screenshot of interactive graphic comparing probation rates with community income in Massachusetts
District Court locations (sized by probation caseloads)


6. Shining a light on jail suicides

To cast light on the avoidable epidemic of jail suicides, we updated last year’s graph with a new article:

Graph charts the suicide rates for local jails, state prisons, and the general American population from 2000 to 2014. The jail suicide rate is out of step with the nation and prisons.

Bernadette’s article on the life-threatening reality of short jail stays also includes a graph illustrating groundbreaking data collected by the Huffington Post showing that most suicides occur in just the first few days of detention in jail.


7. A crime wave?

The President-elect says there is a crime wave. Is there? We looked:

Graph showing the number of murders per year from 1985 to 2015 for the largest cities in the United States. The number of murders is much lower now -- and relatively constant -- compared to during the early 1990s when murder was much higher. For most cities, murder is much lower now than during the 1980s or 1990s. The data for 1985-2014 comes from the FBI. The FBI has not published the 2015 full year data yet, so we relied on data from the Major Cities Chiefs Association, which historically is very similar if slightly higher than the FBI’s figures. For that reason, this graph may overstate the increase in murder in 2015 in these cities.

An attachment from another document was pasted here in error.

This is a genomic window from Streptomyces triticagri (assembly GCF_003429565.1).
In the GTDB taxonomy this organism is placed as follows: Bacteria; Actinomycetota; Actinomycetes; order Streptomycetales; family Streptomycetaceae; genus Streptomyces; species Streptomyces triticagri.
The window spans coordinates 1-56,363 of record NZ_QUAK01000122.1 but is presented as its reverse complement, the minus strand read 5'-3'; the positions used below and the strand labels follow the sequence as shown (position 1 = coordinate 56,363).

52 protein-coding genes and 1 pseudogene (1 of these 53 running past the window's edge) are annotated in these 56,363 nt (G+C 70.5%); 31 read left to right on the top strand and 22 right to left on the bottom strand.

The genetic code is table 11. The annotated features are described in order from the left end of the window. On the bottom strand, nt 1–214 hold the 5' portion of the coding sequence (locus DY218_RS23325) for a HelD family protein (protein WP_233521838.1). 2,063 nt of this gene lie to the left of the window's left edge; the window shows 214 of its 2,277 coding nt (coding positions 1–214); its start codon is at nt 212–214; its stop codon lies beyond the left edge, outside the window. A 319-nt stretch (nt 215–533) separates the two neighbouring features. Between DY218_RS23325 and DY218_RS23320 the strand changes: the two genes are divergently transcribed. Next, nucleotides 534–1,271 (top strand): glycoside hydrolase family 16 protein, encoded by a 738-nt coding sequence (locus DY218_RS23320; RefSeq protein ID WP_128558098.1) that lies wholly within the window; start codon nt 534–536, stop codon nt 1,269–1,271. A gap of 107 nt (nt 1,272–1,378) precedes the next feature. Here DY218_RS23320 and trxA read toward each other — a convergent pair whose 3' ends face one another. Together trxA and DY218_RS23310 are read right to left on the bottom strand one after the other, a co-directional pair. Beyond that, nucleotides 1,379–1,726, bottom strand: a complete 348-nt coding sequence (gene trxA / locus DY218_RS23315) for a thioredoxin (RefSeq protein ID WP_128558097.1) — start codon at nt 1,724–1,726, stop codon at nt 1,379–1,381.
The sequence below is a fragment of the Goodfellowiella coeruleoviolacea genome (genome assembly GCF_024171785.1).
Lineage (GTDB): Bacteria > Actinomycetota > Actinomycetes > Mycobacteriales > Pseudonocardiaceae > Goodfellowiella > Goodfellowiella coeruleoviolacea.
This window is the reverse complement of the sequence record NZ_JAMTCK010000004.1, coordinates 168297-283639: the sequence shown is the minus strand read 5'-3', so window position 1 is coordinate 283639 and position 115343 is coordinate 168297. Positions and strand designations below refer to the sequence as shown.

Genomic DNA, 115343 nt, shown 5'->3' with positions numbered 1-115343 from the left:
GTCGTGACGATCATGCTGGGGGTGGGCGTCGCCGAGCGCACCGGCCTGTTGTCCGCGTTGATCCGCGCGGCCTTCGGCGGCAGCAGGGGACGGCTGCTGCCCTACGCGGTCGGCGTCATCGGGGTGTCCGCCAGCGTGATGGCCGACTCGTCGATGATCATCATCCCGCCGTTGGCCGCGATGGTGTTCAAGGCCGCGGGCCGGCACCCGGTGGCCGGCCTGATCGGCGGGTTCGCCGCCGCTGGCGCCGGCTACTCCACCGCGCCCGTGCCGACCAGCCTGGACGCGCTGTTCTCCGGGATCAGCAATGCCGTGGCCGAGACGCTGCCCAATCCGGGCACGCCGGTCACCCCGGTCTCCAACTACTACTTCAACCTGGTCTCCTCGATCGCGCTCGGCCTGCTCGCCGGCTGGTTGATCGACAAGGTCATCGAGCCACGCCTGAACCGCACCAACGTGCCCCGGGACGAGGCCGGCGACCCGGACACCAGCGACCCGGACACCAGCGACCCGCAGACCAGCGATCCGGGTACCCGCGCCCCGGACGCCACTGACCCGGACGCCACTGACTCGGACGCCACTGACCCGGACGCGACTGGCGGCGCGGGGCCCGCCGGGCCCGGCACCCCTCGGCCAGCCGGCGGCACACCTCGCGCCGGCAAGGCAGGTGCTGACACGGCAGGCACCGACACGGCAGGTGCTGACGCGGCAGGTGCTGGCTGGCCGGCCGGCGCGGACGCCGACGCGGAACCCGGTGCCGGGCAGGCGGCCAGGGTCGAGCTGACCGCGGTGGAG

For more on the need for city-specific crime data, see Wendy Sawyer’s analysis Making a mountain out of a molehill.


8. Public vs. private prisons

We’ve long argued that prisons owned and run by corporations that contract with state governments get far more attention than they deserve. But another huge provider of contractual prison services gets almost no attention whatsoever: local jails.

Graph showing the number of people incarcerates under state and federal jurisdiction by facility type, 1999-2014 Since 1999, private prisons and local jails have housed roughly the same number of those serving state and federal prison sentences. But when those interested in justice reform talk about profiting off of mass incarceration, they almost always leave local jails out of the conversation.